With the dust now well dampened after the 40th running of Rally New Zealand at the beginning of May, organising committee members with many years of experience running the international event said it was one of the very best events of this name ever run.
Chris Carr, Rally New Zealand’s chairman, continue to field congratulatory calls and comments for several weeks after the World Rally Championship event wrapped up at Auckland’s Viaduct Harbour.
“From a sporting point of view, you couldn’t have scripted that finish better if you’d tried! BP Ford driver Jari-Matti Latvala was the right man in the right place to take the rally victory. It went down to the third-to-last corner of the very last competitive stage when the until-then dominant Citroens of Sébastien Loeb and Sébastien Ogier faltered, with Latvala perfectly placed for his third WRC win,” says Carr.
“It was an absolute delight to see how many people came out to watch the event and how much media coverage the event received locally and internationally. In addition, we were rapt to see how well received new initiatives like the day of motorsport action Hampton Downs and returning to the Auckland Domain for a super special stage were. It all came together in one fantastic event which really reflected the true spirit and passion New Zealanders have for top level rallying.”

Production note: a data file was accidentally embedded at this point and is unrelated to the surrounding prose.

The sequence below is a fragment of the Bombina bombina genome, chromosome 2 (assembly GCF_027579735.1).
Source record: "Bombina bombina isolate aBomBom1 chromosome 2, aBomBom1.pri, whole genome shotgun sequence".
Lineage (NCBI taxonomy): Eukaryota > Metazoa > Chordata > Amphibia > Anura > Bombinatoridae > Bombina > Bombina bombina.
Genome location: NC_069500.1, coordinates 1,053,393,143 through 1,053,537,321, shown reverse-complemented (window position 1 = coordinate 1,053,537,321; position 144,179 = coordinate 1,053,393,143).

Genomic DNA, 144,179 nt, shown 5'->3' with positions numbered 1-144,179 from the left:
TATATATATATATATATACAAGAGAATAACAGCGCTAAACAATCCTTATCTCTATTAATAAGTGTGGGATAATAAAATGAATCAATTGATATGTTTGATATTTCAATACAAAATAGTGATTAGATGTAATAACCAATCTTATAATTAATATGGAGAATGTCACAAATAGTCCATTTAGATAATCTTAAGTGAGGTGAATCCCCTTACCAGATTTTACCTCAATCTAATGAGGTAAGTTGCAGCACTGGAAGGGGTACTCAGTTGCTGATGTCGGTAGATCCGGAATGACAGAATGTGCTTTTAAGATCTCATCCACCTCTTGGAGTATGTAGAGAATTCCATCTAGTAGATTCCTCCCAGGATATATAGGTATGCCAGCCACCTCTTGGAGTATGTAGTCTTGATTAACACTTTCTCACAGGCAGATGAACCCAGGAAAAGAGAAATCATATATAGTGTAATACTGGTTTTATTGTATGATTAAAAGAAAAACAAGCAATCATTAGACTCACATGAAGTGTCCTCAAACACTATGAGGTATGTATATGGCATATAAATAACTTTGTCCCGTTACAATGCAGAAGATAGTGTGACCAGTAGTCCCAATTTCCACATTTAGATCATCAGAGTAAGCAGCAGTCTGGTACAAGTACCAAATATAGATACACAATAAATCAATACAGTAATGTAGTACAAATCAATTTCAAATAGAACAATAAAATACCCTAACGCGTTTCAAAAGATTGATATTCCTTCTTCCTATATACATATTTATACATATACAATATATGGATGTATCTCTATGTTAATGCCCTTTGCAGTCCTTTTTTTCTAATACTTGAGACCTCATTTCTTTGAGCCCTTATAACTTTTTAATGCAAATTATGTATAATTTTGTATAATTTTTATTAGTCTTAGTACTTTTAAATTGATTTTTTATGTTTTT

Carr says organisers’ best estimates of spectator numbers indicate around 95,000 people went out to watch at least one aspect of this year’s Rally New Zealand.
“The crowd in Auckland Domain on the Friday evening was phenomenal! A good 25,000 people were there enjoying the action as world’s best drivers blasted through the night-time special stage on roads right in central Auckland. The Auckland Museum was a real showcase for Auckland, looking absolutely fantastic with its new lights.”
Saturday’s two super special stages ran at the new Hampton Down motorsport complex midway between Auckland and Hamilton, complemented by a variety of other races, displays and activities, and drew a crowd of around 15,000 fans. Other event venues – the service park on Auckland’s waterfront Queens Wharf, the start and finish ceremonies in Viaduct Harbour and the three days of special stages throughout the Whangarei, Kaipara, Franklin, North Waikato and Raglan districts – attracted approximately 55,000 people over the whole event.